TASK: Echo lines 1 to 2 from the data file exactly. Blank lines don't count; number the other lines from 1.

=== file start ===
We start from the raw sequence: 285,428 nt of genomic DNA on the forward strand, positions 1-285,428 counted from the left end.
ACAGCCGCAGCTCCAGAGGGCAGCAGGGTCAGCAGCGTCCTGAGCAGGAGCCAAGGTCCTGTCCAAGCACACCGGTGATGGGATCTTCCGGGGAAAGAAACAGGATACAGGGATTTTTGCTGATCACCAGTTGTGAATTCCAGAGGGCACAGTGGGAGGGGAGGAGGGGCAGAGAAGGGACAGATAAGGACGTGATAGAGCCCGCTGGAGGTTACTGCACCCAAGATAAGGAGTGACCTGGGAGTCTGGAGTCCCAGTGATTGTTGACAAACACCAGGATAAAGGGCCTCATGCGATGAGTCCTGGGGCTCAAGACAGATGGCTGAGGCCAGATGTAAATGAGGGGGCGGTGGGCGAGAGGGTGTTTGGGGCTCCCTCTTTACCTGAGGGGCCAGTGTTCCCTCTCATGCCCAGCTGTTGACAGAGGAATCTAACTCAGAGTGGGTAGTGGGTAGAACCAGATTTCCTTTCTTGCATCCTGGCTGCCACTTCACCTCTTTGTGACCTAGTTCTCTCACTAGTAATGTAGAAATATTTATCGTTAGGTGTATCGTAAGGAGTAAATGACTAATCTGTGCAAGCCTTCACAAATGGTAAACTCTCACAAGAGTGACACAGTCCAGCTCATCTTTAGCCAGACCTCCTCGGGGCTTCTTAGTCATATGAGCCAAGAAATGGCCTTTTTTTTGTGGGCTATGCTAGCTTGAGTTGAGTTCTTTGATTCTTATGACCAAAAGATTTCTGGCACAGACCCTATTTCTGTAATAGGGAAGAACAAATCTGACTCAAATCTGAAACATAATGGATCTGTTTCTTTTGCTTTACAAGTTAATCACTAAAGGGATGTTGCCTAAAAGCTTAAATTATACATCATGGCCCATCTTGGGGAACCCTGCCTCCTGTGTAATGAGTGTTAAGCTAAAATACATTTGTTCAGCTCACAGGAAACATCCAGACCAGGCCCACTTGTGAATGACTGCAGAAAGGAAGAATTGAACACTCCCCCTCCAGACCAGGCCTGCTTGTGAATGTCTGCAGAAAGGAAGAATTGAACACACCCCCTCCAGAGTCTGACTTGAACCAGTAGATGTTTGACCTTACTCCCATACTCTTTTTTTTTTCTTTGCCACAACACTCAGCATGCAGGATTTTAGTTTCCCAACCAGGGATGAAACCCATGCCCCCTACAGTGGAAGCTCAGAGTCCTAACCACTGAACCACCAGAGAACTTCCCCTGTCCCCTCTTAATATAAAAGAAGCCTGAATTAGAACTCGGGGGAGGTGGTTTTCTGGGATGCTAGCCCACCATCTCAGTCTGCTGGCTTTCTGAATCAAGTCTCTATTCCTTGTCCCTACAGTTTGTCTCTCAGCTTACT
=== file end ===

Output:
We start from the raw sequence: 285,428 nt of genomic DNA on the forward strand, positions 1-285,428 counted from the left end.
ACAGCCGCAGCTCCAGAGGGCAGCAGGGTCAGCAGCGTCCTGAGCAGGAGCCAAGGTCCTGTCCAAGCACACCGGTGATGGGATCTTCCGGGGAAAGAAACAGGATACAGGGATTTTTGCTGATCACCAGTTGTGAATTCCAGAGGGCACAGTGGGAGGGGAGGAGGGGCAGAGAAGGGACAGATAAGGACGTGATAGAGCCCGCTGGAGGTTACTGCACCCAAGATAAGGAGTGACCTGGGAGTCTGGAGTCCCAGTGATTGTTGACAAACACCAGGATAAAGGGCCTCATGCGATGAGTCCTGGGGCTCAAGACAGATGGCTGAGGCCAGATGTAAATGAGGGGGCGGTGGGCGAGAGGGTGTTTGGGGCTCCCTCTTTACCTGAGGGGCCAGTGTTCCCTCTCATGCCCAGCTGTTGACAGAGGAATCTAACTCAGAGTGGGTAGTGGGTAGAACCAGATTTCCTTTCTTGCATCCTGGCTGCCACTTCACCTCTTTGTGACCTAGTTCTCTCACTAGTAATGTAGAAATATTTATCGTTAGGTGTATCGTAAGGAGTAAATGACTAATCTGTGCAAGCCTTCACAAATGGTAAACTCTCACAAGAGTGACACAGTCCAGCTCATCTTTAGCCAGACCTCCTCGGGGCTTCTTAGTCATATGAGCCAAGAAATGGCCTTTTTTTTGTGGGCTATGCTAGCTTGAGTTGAGTTCTTTGATTCTTATGACCAAAAGATTTCTGGCACAGACCCTATTTCTGTAATAGGGAAGAACAAATCTGACTCAAATCTGAAACATAATGGATCTGTTTCTTTTGCTTTACAAGTTAATCACTAAAGGGATGTTGCCTAAAAGCTTAAATTATACATCATGGCCCATCTTGGGGAACCCTGCCTCCTGTGTAATGAGTGTTAAGCTAAAATACATTTGTTCAGCTCACAGGAAACATCCAGACCAGGCCCACTTGTGAATGACTGCAGAAAGGAAGAATTGAACACTCCCCCTCCAGACCAGGCCTGCTTGTGAATGTCTGCAGAAAGGAAGAATTGAACACACCCCCTCCAGAGTCTGACTTGAACCAGTAGATGTTTGACCTTACTCCCATACTCTTTTTTTTTTCTTTGCCACAACACTCAGCATGCAGGATTTTAGTTTCCCAACCAGGGATGAAACCCATGCCCCCTACAGTGGAAGCTCAGAGTCCTAACCACTGAACCACCAGAGAACTTCCCCTGTCCCCTCTTAATATAAAAGAAGCCTGAATTAGAACTCGGGGGAGGTGGTTTTCTGGGATGCTAGCCCACCATCTCAGTCTGCTGGCTTTCTGAATCAAGTCTCTATTCCTTGTCCCTACAGTTTGTCTCTCAGCTTACT